Previous: Dinnertime Drama, Part Two
“They’re up to something,” Holly said to the young doe grazing among the herb garden at the cottage. “But they won’t tell me what it is.” She poked a needle into a skirt lying across her lap and pulled the thread through. “I don’t know why. Either they think I’m stupid, or… or I don’t know what.”
The doe poked her head up and peered at Holly as she chewed on a mouthful of sage, her long ears twitching.
Holly waved a hand. “That’s enough of the herbs, go move on to the carrots or something.”
The deer moved away on long, thin legs over to where the vegetables grew. Continue reading
Previous: Dinnertime Drama, Part One
Hazel sat, stiff-backed, in a plush green armchair. Holly perused the shelves of books, running a finger along the spines and she continued to munch on her figs. Hemlock cast her nervous glances, no doubt worried she might ruin the books with her sticky fingers, but he said nothing.
He pulled on a tasseled cord dangling from the ceiling next to the fireplace and then sat down on a sofa opposite Hazel.
After a moment, a young man in livery entered the library. Continue reading
Previous: Masked Revelry, Part Two
Red-faced servants carried massive bowls and platters of food into the dining room from a swinging door that Hazel assumed led to the kitchen. From beyond the door came shouts and cries, a few clanging pots, and then shattering glass. A few more servants bolted into the dining room, placed their trays onto a sideboard before hurrying away in the opposite direction.
Hawthorn, once again glamored, sat at the head of a long table. He smiled to the guests sitting around it. “Do forgive the ruckus, but I assure you the meal will be worth it.” He snapped his fingers.
When nothing happened, he turned to the butler standing near one of the sideboards, and raised his eyebrows.
Merrick coughed, but remained still. Continue reading
There’s a fantasy and science fiction bookstore in Stockholm I like to visit on occasion. When I do, I usually walk out with a pile of books to add to my already towering to-be-read pile, and my last visit there was no exception.
Incidentally, that was the visit where I bought The Incorruptibles by John Hornor Jacobs, despite the fact that there was no blurb on the back cover or inside or anywhere. It was all just propaganda/hype from reviews and such, which I often ignore. I was annoyed and kept ranting, “Why is there no blurb? Do they think they don’t need one?” etc. I think I was mostly annoyed because I was curious and wanted to read it, but I didn’t want to reward that little marketing ploy. Anders, bless him, just shook his head while I ranted and took the book from me and added it to the pile. I’m actually reading it now and enjoying it, so it all worked out. Also, I will say it was kind of exciting starting that book. It was like opening an unlabeled mystery tin can, which could either contain tasty cling peaches in light syrup, or some kind of meat-like hash made with cigarette ashes and rat whiskers. Continue reading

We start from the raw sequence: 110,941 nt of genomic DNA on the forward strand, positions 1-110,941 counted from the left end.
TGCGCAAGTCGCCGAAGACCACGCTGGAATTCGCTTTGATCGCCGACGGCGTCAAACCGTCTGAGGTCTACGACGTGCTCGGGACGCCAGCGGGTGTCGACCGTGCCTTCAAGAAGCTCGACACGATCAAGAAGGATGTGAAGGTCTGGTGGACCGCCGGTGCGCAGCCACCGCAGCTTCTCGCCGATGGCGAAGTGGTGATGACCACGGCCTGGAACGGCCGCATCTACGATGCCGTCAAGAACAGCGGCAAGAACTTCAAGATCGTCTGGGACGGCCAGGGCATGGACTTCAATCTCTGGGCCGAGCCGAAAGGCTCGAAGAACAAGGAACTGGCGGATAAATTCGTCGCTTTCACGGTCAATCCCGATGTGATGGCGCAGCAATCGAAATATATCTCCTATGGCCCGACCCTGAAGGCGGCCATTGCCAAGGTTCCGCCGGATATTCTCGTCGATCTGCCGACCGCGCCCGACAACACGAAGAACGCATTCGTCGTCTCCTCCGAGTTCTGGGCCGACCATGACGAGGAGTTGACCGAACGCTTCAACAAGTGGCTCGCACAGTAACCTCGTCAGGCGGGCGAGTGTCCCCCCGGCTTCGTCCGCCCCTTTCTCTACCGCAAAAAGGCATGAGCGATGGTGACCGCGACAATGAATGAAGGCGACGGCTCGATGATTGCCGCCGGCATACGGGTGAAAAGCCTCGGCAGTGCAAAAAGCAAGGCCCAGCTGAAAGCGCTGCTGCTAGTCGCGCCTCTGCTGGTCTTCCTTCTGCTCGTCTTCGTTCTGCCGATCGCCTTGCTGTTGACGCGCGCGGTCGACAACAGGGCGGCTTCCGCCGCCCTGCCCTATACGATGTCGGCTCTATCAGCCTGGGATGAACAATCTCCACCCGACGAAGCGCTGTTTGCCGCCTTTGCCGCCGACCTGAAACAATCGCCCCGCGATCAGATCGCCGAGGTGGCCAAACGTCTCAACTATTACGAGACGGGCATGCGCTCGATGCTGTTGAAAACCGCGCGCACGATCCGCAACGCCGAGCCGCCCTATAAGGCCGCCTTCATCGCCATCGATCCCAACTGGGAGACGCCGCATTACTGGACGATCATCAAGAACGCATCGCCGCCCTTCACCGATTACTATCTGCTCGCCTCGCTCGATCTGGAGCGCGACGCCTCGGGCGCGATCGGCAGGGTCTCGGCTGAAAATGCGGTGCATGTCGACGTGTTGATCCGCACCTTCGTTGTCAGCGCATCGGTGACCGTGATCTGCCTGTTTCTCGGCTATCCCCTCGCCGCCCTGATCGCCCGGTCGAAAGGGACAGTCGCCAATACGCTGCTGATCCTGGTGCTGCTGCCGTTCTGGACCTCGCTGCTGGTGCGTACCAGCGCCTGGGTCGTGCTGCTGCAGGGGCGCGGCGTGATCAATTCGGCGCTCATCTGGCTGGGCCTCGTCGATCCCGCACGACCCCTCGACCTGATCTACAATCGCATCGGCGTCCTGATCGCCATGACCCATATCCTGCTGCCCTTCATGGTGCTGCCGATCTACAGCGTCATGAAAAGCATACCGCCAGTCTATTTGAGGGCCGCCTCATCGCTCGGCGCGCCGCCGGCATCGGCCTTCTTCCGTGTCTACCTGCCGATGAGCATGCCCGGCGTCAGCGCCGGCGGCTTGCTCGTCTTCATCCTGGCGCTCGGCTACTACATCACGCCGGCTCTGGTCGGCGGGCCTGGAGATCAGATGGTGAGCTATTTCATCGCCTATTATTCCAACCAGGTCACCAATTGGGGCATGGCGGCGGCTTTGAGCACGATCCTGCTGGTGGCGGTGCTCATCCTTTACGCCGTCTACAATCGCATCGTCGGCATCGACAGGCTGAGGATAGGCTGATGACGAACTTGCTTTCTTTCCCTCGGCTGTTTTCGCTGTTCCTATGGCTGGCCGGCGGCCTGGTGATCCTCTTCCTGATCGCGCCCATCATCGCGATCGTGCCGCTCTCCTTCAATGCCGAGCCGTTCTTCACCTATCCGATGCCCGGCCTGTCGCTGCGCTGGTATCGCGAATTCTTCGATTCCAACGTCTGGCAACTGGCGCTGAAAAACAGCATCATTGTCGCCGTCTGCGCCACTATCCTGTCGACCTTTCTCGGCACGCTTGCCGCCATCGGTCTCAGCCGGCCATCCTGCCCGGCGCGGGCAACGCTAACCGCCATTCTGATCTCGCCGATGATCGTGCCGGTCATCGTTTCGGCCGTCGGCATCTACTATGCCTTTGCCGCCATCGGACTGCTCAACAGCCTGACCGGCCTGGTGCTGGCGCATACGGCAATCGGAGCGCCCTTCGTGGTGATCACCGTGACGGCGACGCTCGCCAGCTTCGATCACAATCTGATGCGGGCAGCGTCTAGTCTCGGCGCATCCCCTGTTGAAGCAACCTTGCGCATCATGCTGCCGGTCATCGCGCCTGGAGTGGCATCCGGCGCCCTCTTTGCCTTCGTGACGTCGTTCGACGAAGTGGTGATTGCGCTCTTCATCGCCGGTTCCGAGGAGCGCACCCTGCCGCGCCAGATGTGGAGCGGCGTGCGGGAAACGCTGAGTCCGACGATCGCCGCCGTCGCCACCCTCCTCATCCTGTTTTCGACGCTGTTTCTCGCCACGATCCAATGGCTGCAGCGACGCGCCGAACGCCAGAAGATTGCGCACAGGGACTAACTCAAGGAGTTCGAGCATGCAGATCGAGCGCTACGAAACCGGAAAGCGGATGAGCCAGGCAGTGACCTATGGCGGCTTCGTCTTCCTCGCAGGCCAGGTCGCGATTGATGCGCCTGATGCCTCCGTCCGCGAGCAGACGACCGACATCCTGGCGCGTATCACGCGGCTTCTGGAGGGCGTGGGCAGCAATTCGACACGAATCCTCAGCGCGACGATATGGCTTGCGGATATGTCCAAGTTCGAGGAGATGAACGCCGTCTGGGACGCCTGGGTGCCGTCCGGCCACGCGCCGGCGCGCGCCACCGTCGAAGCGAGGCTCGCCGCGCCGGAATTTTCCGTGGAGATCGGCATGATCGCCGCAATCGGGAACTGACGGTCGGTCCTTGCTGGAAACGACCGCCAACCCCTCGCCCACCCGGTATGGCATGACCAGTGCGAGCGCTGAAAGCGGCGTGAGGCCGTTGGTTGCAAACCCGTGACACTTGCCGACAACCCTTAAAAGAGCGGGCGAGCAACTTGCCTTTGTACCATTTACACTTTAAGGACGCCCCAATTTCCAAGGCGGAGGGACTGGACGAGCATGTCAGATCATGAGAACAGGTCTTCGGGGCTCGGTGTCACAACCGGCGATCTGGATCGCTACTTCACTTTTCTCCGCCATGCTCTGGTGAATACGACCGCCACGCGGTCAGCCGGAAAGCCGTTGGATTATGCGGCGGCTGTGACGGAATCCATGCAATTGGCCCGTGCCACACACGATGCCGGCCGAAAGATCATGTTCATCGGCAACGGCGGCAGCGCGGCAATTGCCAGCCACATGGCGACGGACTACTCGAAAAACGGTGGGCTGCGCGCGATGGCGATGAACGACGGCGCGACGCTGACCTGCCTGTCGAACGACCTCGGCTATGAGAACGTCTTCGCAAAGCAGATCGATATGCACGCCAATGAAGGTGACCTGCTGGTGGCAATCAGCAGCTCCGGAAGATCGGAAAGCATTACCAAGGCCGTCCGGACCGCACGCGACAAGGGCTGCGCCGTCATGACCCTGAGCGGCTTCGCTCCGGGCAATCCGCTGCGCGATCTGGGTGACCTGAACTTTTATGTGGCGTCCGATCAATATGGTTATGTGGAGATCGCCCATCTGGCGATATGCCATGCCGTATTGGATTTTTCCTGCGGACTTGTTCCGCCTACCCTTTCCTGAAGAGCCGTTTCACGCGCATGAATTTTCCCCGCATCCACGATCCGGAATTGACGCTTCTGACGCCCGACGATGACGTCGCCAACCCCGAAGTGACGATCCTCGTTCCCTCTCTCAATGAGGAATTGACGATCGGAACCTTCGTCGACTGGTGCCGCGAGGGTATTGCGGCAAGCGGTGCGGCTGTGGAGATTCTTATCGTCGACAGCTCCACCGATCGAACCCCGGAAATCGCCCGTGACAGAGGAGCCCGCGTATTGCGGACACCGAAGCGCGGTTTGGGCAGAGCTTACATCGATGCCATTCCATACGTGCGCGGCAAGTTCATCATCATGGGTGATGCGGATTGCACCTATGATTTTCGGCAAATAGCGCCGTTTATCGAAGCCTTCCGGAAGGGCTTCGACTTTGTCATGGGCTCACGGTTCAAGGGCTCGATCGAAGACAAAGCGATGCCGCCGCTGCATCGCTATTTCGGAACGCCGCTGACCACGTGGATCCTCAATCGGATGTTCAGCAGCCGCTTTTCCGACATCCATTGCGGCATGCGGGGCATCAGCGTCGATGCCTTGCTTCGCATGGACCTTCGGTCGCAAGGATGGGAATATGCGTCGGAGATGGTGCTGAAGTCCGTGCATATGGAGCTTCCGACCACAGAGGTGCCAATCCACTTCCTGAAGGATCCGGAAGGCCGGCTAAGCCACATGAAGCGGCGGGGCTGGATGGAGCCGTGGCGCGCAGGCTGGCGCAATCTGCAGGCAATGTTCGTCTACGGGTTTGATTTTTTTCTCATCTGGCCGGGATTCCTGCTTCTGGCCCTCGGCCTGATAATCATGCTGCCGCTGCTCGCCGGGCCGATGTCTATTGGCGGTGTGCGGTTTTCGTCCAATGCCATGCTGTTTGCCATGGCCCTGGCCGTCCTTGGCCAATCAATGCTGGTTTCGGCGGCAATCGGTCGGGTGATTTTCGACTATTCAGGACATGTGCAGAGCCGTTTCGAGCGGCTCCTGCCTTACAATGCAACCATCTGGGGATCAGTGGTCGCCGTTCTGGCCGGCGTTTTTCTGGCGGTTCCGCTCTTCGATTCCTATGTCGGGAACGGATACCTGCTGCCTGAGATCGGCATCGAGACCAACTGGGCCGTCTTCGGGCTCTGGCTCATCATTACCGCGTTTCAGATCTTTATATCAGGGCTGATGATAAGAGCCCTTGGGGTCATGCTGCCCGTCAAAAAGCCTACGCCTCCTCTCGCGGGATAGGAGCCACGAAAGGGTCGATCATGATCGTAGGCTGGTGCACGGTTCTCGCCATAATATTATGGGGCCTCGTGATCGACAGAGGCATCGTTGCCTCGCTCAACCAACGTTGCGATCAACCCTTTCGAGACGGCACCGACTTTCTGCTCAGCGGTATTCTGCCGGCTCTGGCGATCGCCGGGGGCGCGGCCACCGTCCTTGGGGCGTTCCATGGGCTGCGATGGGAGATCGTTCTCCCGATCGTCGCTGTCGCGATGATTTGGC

Previous: Masked Revelry, Part One
Hazel and Holly walked into a grand ballroom, the painted ceiling of which arced the height of two stories. Tall windows lined one end of the room, looking out over a well-kept garden illuminated with candles in glass jars that hung among the trees. And then, of course, there were the people. Nearly the entire room was filled with women. Hazel looked around, trying to find a man or two, but saw none.
Holly gasped as she walked inside, her head craned back as she took in the motifs above. One panel showed rabbits dining with foxes over tea and cakes; another showed a porcupine leading an army of armor-clad mice towards a distant city. There was even a painting of a witch, stirring a cauldron from which a cloud of smoke rose and gave form to a surrounding forest. Continue reading
Previous: An Unwelcome Visit, Part Two
Hazel tapped her foot as she waited in the main room of the cottage, tightening her clasped hands. “Are you ready yet?” she called to Holly. “Or am I to stand here the entire year and we’ll go to next year’s party instead?”
Holly’s door opened, and she emerged in a flurry of rustling taffeta and streaming ribbons. Her golden hair had been piled atop her head, out of which emerged three long peacock feathers. Holly must have used every scrap of fabric she had—the dress seemed on the verge of swallowing her, as if it were some great blue-black beast, armored with gleaming scales of mismatched beads and crystals. Continue reading